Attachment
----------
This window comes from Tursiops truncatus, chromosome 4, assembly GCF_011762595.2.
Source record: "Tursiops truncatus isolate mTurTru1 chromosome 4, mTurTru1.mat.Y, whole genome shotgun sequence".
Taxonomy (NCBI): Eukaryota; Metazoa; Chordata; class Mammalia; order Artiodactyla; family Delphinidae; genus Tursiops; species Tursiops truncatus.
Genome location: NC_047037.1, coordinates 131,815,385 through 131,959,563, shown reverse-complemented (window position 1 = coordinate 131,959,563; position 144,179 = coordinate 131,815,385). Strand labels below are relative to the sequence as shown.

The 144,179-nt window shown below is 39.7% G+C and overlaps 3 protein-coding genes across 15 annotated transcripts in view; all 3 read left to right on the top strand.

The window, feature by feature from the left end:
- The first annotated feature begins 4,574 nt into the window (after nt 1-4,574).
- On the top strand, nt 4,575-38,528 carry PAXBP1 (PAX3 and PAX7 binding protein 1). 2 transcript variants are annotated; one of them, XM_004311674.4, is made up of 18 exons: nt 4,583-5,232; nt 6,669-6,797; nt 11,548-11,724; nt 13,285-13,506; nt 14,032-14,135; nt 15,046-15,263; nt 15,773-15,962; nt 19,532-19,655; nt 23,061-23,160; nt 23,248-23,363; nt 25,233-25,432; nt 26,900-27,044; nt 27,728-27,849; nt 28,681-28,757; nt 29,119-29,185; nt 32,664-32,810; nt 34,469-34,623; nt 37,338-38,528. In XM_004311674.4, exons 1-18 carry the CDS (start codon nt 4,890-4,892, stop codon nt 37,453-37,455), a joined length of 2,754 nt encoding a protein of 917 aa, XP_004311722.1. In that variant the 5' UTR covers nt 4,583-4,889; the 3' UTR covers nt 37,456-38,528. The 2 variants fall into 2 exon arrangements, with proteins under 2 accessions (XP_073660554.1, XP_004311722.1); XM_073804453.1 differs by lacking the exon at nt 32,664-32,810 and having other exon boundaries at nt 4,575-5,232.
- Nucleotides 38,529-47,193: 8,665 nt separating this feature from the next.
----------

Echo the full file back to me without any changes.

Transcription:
This window comes from Tursiops truncatus, chromosome 4, assembly GCF_011762595.2.
Source record: "Tursiops truncatus isolate mTurTru1 chromosome 4, mTurTru1.mat.Y, whole genome shotgun sequence".
Taxonomy (NCBI): Eukaryota; Metazoa; Chordata; class Mammalia; order Artiodactyla; family Delphinidae; genus Tursiops; species Tursiops truncatus.
Genome location: NC_047037.1, coordinates 131,815,385 through 131,959,563, shown reverse-complemented (window position 1 = coordinate 131,959,563; position 144,179 = coordinate 131,815,385). Strand labels below are relative to the sequence as shown.

The 144,179-nt window shown below is 39.7% G+C and overlaps 3 protein-coding genes across 15 annotated transcripts in view; all 3 read left to right on the top strand.

The window, feature by feature from the left end:
- The first annotated feature begins 4,574 nt into the window (after nt 1-4,574).
- On the top strand, nt 4,575-38,528 carry PAXBP1 (PAX3 and PAX7 binding protein 1). 2 transcript variants are annotated; one of them, XM_004311674.4, is made up of 18 exons: nt 4,583-5,232; nt 6,669-6,797; nt 11,548-11,724; nt 13,285-13,506; nt 14,032-14,135; nt 15,046-15,263; nt 15,773-15,962; nt 19,532-19,655; nt 23,061-23,160; nt 23,248-23,363; nt 25,233-25,432; nt 26,900-27,044; nt 27,728-27,849; nt 28,681-28,757; nt 29,119-29,185; nt 32,664-32,810; nt 34,469-34,623; nt 37,338-38,528. In XM_004311674.4, exons 1-18 carry the CDS (start codon nt 4,890-4,892, stop codon nt 37,453-37,455), a joined length of 2,754 nt encoding a protein of 917 aa, XP_004311722.1. In that variant the 5' UTR covers nt 4,583-4,889; the 3' UTR covers nt 37,456-38,528. The 2 variants fall into 2 exon arrangements, with proteins under 2 accessions (XP_073660554.1, XP_004311722.1); XM_073804453.1 differs by lacking the exon at nt 32,664-32,810 and having other exon boundaries at nt 4,575-5,232.
- Nucleotides 38,529-47,193: 8,665 nt separating this feature from the next.